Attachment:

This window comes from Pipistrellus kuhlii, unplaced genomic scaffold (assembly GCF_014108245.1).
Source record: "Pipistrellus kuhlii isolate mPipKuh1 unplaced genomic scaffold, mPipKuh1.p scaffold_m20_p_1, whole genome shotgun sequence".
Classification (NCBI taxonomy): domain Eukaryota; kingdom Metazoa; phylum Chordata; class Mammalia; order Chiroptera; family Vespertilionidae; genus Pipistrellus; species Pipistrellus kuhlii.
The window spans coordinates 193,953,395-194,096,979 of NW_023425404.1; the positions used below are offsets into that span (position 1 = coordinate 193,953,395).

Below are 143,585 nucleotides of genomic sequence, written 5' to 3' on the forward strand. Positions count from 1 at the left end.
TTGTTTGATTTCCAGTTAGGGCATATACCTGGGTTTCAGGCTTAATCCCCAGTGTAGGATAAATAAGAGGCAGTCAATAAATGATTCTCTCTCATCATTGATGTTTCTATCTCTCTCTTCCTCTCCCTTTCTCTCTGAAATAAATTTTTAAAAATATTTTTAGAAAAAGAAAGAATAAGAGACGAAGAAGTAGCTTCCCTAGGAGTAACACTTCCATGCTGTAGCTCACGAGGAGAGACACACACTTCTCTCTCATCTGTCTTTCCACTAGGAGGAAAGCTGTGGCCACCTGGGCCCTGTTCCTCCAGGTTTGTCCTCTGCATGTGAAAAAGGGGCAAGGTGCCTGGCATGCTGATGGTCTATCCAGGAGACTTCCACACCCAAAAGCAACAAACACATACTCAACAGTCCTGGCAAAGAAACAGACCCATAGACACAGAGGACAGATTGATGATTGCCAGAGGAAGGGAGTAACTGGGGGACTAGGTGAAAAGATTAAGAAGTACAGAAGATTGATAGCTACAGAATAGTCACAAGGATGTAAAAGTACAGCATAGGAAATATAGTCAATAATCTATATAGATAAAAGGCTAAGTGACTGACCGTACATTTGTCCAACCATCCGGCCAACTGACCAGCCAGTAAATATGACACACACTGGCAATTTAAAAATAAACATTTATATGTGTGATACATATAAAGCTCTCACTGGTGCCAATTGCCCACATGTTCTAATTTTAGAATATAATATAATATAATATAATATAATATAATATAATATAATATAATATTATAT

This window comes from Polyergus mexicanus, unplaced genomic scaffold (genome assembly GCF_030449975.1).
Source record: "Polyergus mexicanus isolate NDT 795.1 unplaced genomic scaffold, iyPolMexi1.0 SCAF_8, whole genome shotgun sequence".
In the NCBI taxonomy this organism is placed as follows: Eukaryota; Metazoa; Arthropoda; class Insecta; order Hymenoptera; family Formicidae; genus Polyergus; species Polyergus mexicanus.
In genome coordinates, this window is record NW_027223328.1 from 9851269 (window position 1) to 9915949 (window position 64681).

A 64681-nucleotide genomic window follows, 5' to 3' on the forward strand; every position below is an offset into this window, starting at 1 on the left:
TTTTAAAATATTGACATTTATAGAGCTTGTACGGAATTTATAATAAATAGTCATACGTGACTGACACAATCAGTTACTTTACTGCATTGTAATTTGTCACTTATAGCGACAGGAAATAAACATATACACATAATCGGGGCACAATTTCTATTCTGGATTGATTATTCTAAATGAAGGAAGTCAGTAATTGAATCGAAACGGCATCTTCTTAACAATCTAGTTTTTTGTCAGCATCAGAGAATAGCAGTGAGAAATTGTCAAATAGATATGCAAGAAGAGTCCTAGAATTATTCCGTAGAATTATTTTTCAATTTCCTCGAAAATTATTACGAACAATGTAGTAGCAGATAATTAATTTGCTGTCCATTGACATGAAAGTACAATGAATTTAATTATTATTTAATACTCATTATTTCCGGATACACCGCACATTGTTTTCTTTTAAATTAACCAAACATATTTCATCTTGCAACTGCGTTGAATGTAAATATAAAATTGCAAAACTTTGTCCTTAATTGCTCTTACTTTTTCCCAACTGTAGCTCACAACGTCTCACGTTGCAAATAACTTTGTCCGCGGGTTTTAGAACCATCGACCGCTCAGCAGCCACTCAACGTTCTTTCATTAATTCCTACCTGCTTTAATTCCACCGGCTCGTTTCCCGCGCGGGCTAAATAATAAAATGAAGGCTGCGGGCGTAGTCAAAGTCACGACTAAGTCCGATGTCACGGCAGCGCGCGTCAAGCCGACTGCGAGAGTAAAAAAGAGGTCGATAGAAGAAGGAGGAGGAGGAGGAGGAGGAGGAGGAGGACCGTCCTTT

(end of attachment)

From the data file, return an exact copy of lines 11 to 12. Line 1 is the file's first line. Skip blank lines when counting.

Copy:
A 64681-nucleotide genomic window follows, 5' to 3' on the forward strand; every position below is an offset into this window, starting at 1 on the left:
TTTTAAAATATTGACATTTATAGAGCTTGTACGGAATTTATAATAAATAGTCATACGTGACTGACACAATCAGTTACTTTACTGCATTGTAATTTGTCACTTATAGCGACAGGAAATAAACATATACACATAATCGGGGCACAATTTCTATTCTGGATTGATTATTCTAAATGAAGGAAGTCAGTAATTGAATCGAAACGGCATCTTCTTAACAATCTAGTTTTTTGTCAGCATCAGAGAATAGCAGTGAGAAATTGTCAAATAGATATGCAAGAAGAGTCCTAGAATTATTCCGTAGAATTATTTTTCAATTTCCTCGAAAATTATTACGAACAATGTAGTAGCAGATAATTAATTTGCTGTCCATTGACATGAAAGTACAATGAATTTAATTATTATTTAATACTCATTATTTCCGGATACACCGCACATTGTTTTCTTTTAAATTAACCAAACATATTTCATCTTGCAACTGCGTTGAATGTAAATATAAAATTGCAAAACTTTGTCCTTAATTGCTCTTACTTTTTCCCAACTGTAGCTCACAACGTCTCACGTTGCAAATAACTTTGTCCGCGGGTTTTAGAACCATCGACCGCTCAGCAGCCACTCAACGTTCTTTCATTAATTCCTACCTGCTTTAATTCCACCGGCTCGTTTCCCGCGCGGGCTAAATAATAAAATGAAGGCTGCGGGCGTAGTCAAAGTCACGACTAAGTCCGATGTCACGGCAGCGCGCGTCAAGCCGACTGCGAGAGTAAAAAAGAGGTCGATAGAAGAAGGAGGAGGAGGAGGAGGAGGAGGAGGAGGACCGTCCTTT